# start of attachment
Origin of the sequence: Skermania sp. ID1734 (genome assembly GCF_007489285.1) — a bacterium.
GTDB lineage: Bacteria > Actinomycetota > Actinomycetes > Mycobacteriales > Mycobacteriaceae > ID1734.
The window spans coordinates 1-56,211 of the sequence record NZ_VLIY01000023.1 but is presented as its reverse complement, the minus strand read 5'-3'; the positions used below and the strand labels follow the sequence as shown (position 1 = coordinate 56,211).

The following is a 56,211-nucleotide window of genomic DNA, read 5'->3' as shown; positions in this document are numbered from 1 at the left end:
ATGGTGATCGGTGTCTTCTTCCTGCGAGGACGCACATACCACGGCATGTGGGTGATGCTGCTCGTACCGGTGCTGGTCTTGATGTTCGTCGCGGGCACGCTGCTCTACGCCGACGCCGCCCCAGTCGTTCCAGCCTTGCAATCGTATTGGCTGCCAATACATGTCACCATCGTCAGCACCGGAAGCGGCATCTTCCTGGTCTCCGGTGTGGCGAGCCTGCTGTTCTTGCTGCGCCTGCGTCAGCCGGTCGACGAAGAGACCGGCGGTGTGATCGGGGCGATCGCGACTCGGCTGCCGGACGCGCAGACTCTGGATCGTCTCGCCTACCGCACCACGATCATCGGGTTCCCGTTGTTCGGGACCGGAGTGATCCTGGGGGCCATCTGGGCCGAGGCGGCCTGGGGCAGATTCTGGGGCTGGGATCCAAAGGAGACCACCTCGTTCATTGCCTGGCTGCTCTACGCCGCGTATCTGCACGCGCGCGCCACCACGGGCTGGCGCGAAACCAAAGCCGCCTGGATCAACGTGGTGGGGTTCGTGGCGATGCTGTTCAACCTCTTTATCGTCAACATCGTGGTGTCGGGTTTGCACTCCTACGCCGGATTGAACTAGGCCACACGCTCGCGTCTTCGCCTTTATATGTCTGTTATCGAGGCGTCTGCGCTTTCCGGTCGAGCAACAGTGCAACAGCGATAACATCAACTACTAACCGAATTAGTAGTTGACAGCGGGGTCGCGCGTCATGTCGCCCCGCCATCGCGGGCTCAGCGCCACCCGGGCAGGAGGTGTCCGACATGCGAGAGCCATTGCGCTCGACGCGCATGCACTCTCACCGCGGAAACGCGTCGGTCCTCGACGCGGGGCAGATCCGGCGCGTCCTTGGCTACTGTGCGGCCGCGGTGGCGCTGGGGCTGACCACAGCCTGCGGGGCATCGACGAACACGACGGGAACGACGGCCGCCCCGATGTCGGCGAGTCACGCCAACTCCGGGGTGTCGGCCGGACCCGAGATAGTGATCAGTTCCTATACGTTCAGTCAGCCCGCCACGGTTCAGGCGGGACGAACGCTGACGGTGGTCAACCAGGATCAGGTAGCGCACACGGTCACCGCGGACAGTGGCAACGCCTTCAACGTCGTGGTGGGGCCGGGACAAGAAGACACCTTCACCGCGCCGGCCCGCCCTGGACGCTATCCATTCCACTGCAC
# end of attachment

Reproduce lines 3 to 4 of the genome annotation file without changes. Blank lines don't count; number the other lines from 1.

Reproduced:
The window spans coordinates 1-56,211 of the sequence record NZ_VLIY01000023.1 but is presented as its reverse complement, the minus strand read 5'-3'; the positions used below and the strand labels follow the sequence as shown (position 1 = coordinate 56,211).

The following is a 56,211-nucleotide window of genomic DNA, read 5'->3' as shown; positions in this document are numbered from 1 at the left end: